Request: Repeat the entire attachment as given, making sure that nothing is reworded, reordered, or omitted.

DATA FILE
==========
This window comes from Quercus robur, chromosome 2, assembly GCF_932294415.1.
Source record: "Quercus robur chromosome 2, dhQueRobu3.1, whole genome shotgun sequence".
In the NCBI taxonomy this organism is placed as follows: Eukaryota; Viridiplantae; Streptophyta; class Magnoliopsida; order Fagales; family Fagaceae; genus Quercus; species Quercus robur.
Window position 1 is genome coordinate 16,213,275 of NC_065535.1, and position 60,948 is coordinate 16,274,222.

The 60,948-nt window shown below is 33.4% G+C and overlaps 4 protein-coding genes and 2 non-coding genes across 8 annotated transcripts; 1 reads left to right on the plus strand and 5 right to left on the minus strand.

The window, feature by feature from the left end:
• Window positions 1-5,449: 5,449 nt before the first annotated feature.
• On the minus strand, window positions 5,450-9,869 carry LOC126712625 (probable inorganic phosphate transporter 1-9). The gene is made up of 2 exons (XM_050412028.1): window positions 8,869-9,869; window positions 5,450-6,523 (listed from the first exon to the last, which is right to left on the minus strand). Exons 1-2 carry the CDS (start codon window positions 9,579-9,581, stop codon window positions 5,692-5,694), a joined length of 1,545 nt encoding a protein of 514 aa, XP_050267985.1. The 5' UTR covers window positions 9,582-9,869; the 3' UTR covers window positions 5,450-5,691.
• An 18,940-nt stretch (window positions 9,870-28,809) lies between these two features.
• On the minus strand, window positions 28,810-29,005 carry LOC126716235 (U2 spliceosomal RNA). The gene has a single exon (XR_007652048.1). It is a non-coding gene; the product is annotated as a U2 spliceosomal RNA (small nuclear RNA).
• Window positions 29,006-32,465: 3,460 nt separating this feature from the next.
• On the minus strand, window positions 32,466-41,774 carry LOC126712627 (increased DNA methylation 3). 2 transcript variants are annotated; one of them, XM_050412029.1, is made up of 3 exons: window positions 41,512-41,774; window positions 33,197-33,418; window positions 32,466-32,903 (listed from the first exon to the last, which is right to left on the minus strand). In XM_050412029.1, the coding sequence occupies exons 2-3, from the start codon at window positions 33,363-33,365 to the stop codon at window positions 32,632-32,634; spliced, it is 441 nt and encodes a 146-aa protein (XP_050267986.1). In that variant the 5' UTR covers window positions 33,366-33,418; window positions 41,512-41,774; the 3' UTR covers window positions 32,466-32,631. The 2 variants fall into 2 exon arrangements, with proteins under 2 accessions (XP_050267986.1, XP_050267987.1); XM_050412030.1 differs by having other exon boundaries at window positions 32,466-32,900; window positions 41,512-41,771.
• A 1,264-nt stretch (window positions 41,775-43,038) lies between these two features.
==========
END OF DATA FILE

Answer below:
This window comes from Quercus robur, chromosome 2, assembly GCF_932294415.1.
Source record: "Quercus robur chromosome 2, dhQueRobu3.1, whole genome shotgun sequence".
In the NCBI taxonomy this organism is placed as follows: Eukaryota; Viridiplantae; Streptophyta; class Magnoliopsida; order Fagales; family Fagaceae; genus Quercus; species Quercus robur.
Window position 1 is genome coordinate 16,213,275 of NC_065535.1, and position 60,948 is coordinate 16,274,222.

The 60,948-nt window shown below is 33.4% G+C and overlaps 4 protein-coding genes and 2 non-coding genes across 8 annotated transcripts; 1 reads left to right on the plus strand and 5 right to left on the minus strand.

The window, feature by feature from the left end:
• Window positions 1-5,449: 5,449 nt before the first annotated feature.
• On the minus strand, window positions 5,450-9,869 carry LOC126712625 (probable inorganic phosphate transporter 1-9). The gene is made up of 2 exons (XM_050412028.1): window positions 8,869-9,869; window positions 5,450-6,523 (listed from the first exon to the last, which is right to left on the minus strand). Exons 1-2 carry the CDS (start codon window positions 9,579-9,581, stop codon window positions 5,692-5,694), a joined length of 1,545 nt encoding a protein of 514 aa, XP_050267985.1. The 5' UTR covers window positions 9,582-9,869; the 3' UTR covers window positions 5,450-5,691.
• An 18,940-nt stretch (window positions 9,870-28,809) lies between these two features.
• On the minus strand, window positions 28,810-29,005 carry LOC126716235 (U2 spliceosomal RNA). The gene has a single exon (XR_007652048.1). It is a non-coding gene; the product is annotated as a U2 spliceosomal RNA (small nuclear RNA).
• Window positions 29,006-32,465: 3,460 nt separating this feature from the next.
• On the minus strand, window positions 32,466-41,774 carry LOC126712627 (increased DNA methylation 3). 2 transcript variants are annotated; one of them, XM_050412029.1, is made up of 3 exons: window positions 41,512-41,774; window positions 33,197-33,418; window positions 32,466-32,903 (listed from the first exon to the last, which is right to left on the minus strand). In XM_050412029.1, the coding sequence occupies exons 2-3, from the start codon at window positions 33,363-33,365 to the stop codon at window positions 32,632-32,634; spliced, it is 441 nt and encodes a 146-aa protein (XP_050267986.1). In that variant the 5' UTR covers window positions 33,366-33,418; window positions 41,512-41,774; the 3' UTR covers window positions 32,466-32,631. The 2 variants fall into 2 exon arrangements, with proteins under 2 accessions (XP_050267986.1, XP_050267987.1); XM_050412030.1 differs by having other exon boundaries at window positions 32,466-32,900; window positions 41,512-41,771.
• A 1,264-nt stretch (window positions 41,775-43,038) lies between these two features.